Learn how Society of Grownups Director Xiomara Lorenzo turned her passion for making jewelry into a thriving side hustle.
Is this a “hobby” or an “expensive hobby”?
I asked myself that very question a few years back, after taking a hard look at my jewelry-making activities. I have been designing and making jewelry for more than 10 years, dedicating the last few years to converting my hobby into a proper side hustle.
It’s a simple question, with just the one word—expensive—making all the difference. However, it begged the following questions: “How do I know if this is an expensive hobby…and what do I do if it is?”
Let’s take a step back to see how the word “expensive” came into play.
During my last two years of college, I started making jewelry. I bought craft wire and a pair of wire cutters at a local bead store. I also had pliers that came with my handy four-piece orange IKEA tool set. My room was a danger zone—snips of wires and beads ready to prick the soles of unsuspecting feet. Nevertheless, soon after, many of my friends were sporting a pair of Xiomara originals and I became known on campus for my earring designs.
The cost of materials and labor was negligible. I was interested in selling but I was happier to give the earrings away.
<Cue the groans of my MBA degree>
Though it may have made more business sense to sell the earrings, I had uncovered something more powerful than a profit alone—a passion.
A few years later, the question of whether this was an expensive hobby became relevant. I decided to nourish my passion and took metalsmithing classes. I learned how to create more durable designs using soldering techniques. But the classes came with a significant expense—a few hundred dollars for each set of classes, which didn’t include tools and materials. The class expense quickly became the size of a monthly grocery bill. In order to avoid ramen for all of our meals, my partner and I started having conversations on how much household income could go toward this passion and what did I want this to become.
With a more formed passion in one hand and better budgeting skills in the other, in 2014 I launched a 3D printing jewelry business via Etsy called Xiomara Lorenzo Designs. If I wanted my jewelry to be something remotely sustainable, I had to treat it as such. I realized just putting money into a business without tracking if the additional money helped it grow would be counterintuitive.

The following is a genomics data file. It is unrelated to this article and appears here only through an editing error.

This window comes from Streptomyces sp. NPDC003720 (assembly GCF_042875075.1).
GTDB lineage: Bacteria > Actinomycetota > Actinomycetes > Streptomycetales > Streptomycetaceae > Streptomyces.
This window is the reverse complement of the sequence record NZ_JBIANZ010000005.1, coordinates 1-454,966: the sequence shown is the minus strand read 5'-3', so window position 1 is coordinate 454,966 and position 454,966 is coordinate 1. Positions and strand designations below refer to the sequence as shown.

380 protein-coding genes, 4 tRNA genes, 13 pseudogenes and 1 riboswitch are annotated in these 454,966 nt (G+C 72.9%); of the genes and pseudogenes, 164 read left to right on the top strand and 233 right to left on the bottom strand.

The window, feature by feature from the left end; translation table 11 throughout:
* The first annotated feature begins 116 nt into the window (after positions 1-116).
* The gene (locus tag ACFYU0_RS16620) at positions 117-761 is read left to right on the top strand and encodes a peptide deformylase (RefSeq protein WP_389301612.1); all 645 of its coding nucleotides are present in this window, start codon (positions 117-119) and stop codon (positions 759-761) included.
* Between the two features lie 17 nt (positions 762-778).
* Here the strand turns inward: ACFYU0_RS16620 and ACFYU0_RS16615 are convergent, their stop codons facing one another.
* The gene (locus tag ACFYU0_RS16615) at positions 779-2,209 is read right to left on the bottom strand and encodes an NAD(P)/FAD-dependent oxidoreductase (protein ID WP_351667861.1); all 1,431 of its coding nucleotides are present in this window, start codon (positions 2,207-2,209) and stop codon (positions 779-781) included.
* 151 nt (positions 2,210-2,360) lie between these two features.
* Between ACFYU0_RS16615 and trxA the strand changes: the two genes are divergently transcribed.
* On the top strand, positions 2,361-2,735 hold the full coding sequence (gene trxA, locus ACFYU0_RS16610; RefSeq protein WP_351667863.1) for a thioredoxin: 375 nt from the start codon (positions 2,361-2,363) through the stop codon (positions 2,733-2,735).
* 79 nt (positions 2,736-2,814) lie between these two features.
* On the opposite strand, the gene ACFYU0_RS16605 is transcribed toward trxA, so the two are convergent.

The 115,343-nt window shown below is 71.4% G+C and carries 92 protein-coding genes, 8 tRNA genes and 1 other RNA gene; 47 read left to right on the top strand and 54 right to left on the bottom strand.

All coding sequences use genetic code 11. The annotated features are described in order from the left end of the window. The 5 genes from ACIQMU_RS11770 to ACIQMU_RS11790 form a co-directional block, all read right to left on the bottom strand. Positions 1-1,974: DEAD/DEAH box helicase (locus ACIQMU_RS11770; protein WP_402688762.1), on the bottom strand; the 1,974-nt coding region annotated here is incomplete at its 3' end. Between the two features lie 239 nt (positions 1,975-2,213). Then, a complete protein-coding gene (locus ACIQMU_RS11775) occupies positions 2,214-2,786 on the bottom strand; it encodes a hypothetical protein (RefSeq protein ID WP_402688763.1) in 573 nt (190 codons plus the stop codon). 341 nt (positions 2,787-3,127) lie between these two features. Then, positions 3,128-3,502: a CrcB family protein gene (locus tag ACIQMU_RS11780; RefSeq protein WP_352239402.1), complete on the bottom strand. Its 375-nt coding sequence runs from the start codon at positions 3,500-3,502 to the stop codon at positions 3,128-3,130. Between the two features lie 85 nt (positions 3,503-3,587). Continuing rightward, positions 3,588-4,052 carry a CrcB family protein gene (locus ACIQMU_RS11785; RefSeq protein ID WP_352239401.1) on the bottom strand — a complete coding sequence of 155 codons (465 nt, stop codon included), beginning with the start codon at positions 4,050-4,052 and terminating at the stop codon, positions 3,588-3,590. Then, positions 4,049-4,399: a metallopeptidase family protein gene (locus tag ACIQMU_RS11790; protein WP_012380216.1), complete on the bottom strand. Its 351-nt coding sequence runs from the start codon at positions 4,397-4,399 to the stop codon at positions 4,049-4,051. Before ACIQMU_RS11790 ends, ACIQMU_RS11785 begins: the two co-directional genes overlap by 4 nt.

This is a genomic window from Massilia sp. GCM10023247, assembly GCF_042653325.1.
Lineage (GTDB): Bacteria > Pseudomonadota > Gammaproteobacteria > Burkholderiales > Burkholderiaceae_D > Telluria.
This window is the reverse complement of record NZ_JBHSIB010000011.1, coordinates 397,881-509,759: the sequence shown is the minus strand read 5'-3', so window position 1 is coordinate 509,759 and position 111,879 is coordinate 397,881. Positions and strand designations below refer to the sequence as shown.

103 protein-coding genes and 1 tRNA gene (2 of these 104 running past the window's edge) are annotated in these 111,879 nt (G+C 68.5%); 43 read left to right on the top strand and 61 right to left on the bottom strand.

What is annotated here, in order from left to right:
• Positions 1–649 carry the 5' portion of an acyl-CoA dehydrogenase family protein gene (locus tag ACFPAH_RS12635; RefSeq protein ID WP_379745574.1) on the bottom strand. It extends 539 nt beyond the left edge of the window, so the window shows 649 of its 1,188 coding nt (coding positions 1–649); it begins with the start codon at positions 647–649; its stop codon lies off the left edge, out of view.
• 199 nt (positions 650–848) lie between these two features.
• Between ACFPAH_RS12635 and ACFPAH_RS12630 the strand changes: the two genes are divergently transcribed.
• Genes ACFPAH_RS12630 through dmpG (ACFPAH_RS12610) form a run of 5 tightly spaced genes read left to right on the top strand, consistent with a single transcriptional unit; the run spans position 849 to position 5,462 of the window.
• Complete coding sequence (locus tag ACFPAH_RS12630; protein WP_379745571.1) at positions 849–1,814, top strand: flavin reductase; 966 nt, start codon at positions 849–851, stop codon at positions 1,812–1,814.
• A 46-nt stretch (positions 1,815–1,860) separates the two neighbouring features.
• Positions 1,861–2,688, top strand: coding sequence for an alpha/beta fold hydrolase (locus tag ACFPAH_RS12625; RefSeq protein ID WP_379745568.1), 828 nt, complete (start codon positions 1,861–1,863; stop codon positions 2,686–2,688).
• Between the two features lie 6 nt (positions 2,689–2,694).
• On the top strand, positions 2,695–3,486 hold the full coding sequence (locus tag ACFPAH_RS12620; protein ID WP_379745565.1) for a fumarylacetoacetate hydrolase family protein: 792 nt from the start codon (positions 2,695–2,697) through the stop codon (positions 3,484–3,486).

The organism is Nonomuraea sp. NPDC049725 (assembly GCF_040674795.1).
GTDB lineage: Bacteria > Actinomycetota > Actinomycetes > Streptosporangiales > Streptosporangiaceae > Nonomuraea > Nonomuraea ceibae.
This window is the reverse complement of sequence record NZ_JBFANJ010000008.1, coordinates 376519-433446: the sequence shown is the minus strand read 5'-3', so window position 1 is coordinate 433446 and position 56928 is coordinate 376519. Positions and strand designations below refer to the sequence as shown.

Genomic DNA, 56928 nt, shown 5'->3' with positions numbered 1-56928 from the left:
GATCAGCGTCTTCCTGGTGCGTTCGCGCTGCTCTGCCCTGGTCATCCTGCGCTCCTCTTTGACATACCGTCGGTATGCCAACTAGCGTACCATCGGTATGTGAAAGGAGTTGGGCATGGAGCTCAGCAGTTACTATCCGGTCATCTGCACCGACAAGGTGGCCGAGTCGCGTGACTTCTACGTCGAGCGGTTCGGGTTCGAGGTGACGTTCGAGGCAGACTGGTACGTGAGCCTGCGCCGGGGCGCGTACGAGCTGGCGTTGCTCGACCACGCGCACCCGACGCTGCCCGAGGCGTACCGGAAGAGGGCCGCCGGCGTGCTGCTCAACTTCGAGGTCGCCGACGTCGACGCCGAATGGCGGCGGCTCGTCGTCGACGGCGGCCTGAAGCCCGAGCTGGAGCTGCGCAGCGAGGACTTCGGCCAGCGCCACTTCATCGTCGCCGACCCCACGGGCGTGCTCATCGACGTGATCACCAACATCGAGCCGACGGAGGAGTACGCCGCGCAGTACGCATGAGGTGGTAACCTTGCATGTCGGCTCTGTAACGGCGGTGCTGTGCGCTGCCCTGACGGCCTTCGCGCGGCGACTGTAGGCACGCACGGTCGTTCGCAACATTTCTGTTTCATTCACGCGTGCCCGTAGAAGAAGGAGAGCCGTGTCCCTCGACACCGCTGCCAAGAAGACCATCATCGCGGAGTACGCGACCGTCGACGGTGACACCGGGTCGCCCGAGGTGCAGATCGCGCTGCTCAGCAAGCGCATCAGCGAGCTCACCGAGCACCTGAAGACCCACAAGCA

<Cue the applause from my redeemed MBA degree>
This mindset helped me set reasonable financial goals; the first being that the business cover its monthly operating costs. I now use tools such as Iconosquare and Facebook Ads Manager to identify high-performing images from Instagram that are then used in my Facebook ads. I attend events such as Boston Young Creatives to learn from other entrepreneurs which local and digital resources they draw from to help sustain their ventures.
Starting a business forced me to be clear about why I am choosing to sell jewelry, especially since I am balancing a full-time job—plus a life! I know now that I want to pursue my passion, but it cannot become a financial drain.
In addition, I see an opportunity to fill a need in the market. I often hear feedback that heavy earrings—made of metal or equally heavy materials—are tiresome to wear all day. Over time, heavy earrings can unintentionally stretch one’s earlobes. Mine don’t: I use 3D-printing processes because the pieces produced are incredibly lightweight but retain the size, intricacy, and attractiveness that similar pieces made from metal provide. And the customer feedback for my earrings confirms I am on to something.
I am excited for my future plans for the business: I launched a new collection called “Liberation” which highlights empowering women and I am starting to partner with local retailers to diversify my sales channels. My goal is to continue to find digital and physical partners who engage with the demographic that XLD attracts.
My dream is to see more unique and eye-catching jewelry brought to the market via 3D printing, and for XLD to lead the way. Having hundreds of fans supporting the jewelry business motivates me to keep moving forward towards this dream.
To make this happen, I will set operational and financial goals and continue to expand my sales channels. I’ll also let myself enjoy the fun part of the business—helping a new person find the right pair for them, taking interesting and eye-catching photos of my work, and (my favorite part) creating new designs.
Fortunately, XLD continues to show me that I need to dream bigger and set bigger goals. Not a bad problem to have.
Check out Xiomara Lorenzo Designs at www.xldesigns.co.
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